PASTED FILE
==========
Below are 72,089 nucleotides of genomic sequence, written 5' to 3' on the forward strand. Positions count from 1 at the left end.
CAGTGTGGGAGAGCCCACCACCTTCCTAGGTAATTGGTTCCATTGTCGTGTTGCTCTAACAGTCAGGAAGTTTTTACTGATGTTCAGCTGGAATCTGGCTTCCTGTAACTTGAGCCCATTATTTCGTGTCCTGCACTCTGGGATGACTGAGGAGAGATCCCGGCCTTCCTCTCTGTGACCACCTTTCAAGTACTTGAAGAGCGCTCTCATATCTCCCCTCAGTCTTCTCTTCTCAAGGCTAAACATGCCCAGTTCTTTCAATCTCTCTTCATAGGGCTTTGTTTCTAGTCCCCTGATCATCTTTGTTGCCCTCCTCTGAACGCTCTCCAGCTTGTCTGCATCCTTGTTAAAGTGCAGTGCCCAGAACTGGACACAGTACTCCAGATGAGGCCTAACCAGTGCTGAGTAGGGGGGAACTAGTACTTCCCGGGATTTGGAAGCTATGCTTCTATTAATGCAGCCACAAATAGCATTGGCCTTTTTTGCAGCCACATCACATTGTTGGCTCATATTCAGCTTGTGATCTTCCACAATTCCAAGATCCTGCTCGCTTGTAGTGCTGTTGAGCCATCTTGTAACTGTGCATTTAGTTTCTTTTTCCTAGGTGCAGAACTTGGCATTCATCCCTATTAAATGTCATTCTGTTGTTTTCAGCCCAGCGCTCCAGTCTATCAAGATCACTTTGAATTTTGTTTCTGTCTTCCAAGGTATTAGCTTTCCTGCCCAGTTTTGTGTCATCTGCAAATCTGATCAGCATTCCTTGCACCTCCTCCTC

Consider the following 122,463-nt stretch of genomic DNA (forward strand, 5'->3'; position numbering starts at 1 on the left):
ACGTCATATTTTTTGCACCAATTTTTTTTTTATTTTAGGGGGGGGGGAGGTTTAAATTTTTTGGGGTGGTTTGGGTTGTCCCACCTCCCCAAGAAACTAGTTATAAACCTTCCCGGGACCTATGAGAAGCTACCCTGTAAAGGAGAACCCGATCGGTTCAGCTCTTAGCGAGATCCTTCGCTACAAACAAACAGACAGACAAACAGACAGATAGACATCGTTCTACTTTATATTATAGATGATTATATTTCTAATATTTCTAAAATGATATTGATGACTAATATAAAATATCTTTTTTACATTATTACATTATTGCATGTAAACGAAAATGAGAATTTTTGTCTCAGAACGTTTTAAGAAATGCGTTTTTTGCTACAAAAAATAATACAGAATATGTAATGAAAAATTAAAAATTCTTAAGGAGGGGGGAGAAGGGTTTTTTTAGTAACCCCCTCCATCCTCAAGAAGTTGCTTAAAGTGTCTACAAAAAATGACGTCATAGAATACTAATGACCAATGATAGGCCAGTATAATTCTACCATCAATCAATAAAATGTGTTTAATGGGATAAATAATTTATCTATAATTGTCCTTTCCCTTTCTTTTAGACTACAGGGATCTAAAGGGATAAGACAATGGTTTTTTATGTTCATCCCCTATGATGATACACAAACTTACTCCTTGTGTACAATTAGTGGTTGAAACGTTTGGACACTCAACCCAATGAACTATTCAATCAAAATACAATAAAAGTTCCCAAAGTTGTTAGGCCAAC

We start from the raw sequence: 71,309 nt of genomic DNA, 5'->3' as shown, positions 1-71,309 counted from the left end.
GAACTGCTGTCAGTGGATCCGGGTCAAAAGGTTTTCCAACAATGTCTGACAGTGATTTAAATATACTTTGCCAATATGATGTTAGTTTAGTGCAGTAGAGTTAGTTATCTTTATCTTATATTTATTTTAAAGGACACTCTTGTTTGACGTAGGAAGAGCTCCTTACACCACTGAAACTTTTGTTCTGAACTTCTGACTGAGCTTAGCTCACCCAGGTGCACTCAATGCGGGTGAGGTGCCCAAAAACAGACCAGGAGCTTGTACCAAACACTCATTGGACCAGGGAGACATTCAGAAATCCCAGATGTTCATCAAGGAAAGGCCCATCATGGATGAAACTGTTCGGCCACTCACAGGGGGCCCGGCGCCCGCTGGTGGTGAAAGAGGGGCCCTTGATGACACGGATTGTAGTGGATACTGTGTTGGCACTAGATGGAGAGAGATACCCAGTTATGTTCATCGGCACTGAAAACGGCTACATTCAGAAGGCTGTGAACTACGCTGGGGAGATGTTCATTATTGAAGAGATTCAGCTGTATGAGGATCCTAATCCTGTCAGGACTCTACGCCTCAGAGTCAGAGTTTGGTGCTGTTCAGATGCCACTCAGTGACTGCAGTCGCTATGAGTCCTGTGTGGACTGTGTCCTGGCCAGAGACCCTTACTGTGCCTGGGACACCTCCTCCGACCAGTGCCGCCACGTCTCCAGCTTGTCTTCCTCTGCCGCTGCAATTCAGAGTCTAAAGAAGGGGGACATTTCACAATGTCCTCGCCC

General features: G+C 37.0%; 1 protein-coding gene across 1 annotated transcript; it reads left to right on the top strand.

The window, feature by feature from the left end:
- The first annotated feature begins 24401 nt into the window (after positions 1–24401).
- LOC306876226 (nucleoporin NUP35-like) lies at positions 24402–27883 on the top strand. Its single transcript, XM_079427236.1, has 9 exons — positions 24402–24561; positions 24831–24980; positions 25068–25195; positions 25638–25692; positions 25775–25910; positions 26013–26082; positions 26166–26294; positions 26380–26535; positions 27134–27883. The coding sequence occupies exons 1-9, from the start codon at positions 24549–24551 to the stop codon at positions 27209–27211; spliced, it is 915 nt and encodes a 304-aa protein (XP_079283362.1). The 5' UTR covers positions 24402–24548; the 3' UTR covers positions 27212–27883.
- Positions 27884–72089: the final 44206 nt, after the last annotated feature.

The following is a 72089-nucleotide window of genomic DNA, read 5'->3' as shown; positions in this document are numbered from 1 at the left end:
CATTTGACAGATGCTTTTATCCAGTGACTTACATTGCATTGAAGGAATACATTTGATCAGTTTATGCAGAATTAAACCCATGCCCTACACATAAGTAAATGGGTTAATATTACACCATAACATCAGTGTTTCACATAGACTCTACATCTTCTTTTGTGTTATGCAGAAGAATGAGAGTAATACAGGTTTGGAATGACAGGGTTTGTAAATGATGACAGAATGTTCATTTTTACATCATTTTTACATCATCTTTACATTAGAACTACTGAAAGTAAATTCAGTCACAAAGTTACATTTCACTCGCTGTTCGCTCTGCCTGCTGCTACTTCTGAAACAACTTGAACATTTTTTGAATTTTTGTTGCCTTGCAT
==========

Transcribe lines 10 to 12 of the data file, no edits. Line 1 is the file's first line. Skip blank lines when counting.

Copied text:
- LOC306876226 (nucleoporin NUP35-like) lies at positions 24402–27883 on the top strand. Its single transcript, XM_079427236.1, has 9 exons — positions 24402–24561; positions 24831–24980; positions 25068–25195; positions 25638–25692; positions 25775–25910; positions 26013–26082; positions 26166–26294; positions 26380–26535; positions 27134–27883. The coding sequence occupies exons 1-9, from the start codon at positions 24549–24551 to the stop codon at positions 27209–27211; spliced, it is 915 nt and encodes a 304-aa protein (XP_079283362.1). The 5' UTR covers positions 24402–24548; the 3' UTR covers positions 27212–27883.
- Positions 27884–72089: the final 44206 nt, after the last annotated feature.

The following is a 72089-nucleotide window of genomic DNA, read 5'->3' as shown; positions in this document are numbered from 1 at the left end: